Although Phantom Thread does not reach the peaks of some of Paul Thomas Anderson‘s other work it fits very well into his filmography; and is a great final performance for Daniel Day-Lewis. The film is a love story yet the film is as much about conflict as it is love. The masterful craftsmanship that we have come to know and love from Anderson is present. Just for this alone the film is worth seeing as he offers some of the best craft in the film industry today. By spending a lot of time on all elements of the film he builds worlds that feel so realised and thereby give weight to the characters actions within these worlds.
We learn a lot about our main character Reynolds (Daniel Day-Lewis) in the opening shots as we see him preparing for his day. He moves slow but with purpose and is very meticulous with his actions. All these traits we will see continue and grow throughout the film as we learn more about this charismatic man. He is a fashion designer set in the 1950s; acting as an archetype for anyone with a passion for their art form. He is controlling, obsessive, disagreeable, industrious and conscientious.
Reynolds lives and works with his sister Cyril (Lesley Manville). She understands him better than anyone and also shares the loss of their mother. However, it is clear the loss haunts Reynolds much more. Reynolds acts strong but Cyril displays that she can see right through him and is stronger on more than one occasion. She knows everything about him and can therefore use this knowledge to predict his behaviour and control him.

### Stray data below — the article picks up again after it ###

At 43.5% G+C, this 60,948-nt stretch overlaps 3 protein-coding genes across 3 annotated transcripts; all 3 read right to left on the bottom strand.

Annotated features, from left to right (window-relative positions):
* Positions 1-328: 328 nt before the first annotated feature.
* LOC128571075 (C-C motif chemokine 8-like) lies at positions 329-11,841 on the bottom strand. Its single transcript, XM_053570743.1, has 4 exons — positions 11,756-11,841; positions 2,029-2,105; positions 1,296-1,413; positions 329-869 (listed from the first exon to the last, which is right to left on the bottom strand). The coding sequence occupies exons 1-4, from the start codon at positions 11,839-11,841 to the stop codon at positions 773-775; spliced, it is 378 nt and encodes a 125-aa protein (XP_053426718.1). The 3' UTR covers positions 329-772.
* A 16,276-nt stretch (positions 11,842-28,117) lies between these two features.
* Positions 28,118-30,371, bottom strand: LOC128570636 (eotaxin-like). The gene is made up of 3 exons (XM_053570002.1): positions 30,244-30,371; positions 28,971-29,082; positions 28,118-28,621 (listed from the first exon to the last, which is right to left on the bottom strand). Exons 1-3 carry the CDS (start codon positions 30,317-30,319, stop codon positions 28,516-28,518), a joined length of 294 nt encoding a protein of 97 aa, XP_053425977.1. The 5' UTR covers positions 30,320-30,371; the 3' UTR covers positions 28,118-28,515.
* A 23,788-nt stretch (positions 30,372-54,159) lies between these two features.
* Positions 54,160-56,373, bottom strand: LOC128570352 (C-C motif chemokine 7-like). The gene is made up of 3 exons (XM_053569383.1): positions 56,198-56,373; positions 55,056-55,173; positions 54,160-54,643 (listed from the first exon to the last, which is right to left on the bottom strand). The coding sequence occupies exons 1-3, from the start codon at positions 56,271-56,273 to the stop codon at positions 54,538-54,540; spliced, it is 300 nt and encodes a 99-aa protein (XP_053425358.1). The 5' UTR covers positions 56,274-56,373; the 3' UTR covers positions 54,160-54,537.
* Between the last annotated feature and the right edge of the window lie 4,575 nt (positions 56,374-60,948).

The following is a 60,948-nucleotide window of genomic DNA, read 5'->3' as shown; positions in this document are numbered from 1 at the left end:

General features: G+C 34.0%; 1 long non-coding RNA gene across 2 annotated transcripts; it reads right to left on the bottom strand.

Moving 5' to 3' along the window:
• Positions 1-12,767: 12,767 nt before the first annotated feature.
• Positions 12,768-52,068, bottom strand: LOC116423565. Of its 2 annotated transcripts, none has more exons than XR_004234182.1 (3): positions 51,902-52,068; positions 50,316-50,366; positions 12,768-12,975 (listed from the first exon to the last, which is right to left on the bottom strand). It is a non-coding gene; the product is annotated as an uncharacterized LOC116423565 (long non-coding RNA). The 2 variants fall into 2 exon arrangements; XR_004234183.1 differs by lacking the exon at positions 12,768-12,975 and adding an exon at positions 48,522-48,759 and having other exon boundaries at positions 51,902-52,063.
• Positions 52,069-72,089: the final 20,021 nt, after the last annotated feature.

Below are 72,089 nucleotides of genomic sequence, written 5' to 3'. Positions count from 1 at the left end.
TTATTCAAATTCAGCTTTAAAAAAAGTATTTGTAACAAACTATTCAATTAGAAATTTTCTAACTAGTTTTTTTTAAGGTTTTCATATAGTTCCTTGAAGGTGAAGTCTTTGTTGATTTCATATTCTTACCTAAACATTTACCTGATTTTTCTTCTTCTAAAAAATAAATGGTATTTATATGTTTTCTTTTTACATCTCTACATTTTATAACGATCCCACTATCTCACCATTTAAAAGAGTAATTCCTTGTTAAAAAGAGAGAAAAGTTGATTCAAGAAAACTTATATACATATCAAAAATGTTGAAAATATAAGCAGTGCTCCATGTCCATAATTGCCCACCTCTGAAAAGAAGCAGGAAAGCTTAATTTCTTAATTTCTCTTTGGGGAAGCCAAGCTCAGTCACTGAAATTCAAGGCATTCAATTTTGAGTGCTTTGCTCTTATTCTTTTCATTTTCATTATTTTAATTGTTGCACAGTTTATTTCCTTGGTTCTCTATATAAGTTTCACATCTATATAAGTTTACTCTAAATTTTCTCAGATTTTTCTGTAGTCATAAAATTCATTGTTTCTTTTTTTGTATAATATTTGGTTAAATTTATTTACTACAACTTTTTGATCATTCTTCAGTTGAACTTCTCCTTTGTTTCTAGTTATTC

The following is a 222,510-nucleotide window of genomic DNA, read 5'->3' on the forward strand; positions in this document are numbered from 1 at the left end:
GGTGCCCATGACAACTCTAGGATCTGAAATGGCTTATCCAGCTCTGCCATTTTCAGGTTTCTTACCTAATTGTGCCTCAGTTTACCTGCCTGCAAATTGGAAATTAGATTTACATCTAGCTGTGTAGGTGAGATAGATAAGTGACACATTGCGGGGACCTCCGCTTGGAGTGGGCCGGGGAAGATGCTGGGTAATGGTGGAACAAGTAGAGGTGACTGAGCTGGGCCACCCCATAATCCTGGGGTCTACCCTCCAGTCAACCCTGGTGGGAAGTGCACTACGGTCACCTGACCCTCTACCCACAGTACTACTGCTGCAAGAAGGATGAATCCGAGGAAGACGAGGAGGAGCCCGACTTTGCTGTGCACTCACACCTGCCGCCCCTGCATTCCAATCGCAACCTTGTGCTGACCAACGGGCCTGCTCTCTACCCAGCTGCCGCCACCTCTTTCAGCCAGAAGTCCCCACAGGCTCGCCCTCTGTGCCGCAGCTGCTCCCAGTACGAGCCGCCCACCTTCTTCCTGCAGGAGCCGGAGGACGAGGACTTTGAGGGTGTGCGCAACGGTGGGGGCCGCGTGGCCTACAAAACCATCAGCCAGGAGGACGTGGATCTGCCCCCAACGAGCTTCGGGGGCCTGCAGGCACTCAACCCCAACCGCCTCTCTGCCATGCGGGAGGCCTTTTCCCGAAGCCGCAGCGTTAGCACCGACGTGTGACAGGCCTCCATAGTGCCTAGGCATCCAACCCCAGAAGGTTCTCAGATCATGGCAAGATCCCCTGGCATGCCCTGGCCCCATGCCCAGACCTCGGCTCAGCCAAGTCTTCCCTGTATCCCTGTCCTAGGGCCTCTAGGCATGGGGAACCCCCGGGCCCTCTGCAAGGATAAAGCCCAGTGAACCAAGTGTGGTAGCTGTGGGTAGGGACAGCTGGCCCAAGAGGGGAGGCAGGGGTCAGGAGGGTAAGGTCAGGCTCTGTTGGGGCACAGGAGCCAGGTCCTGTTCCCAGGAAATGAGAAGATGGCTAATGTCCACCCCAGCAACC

What makes this dynamic interesting is when he meets his lover and muse Alma (Vicky Krieps). They meet in the countryside and fall in love at first sight, she is a waitress from a very different world to Reynolds. She differs to Reynolds in many way; she is spontaneous while he lives a structured planned life. Cyril spots Alma’s spontaneity and tries to prevent it as she understands it will not go down well with Reynolds. She is consistently correct about this. However, this does not prevent Reynolds and Alma functioning as a couple even through there many conflicts and difference.
The love of Reynolds and Alma in the end trumps all of their conflicts and difference. The story is not an overly complex one and features little fancy film making. The humour that is present throughout is dry yet fits really well. The film is crafted so well that it will keep audiences engaged from beginning till the end. It has a lot depth as well to leave audiences thinking about what they have seen.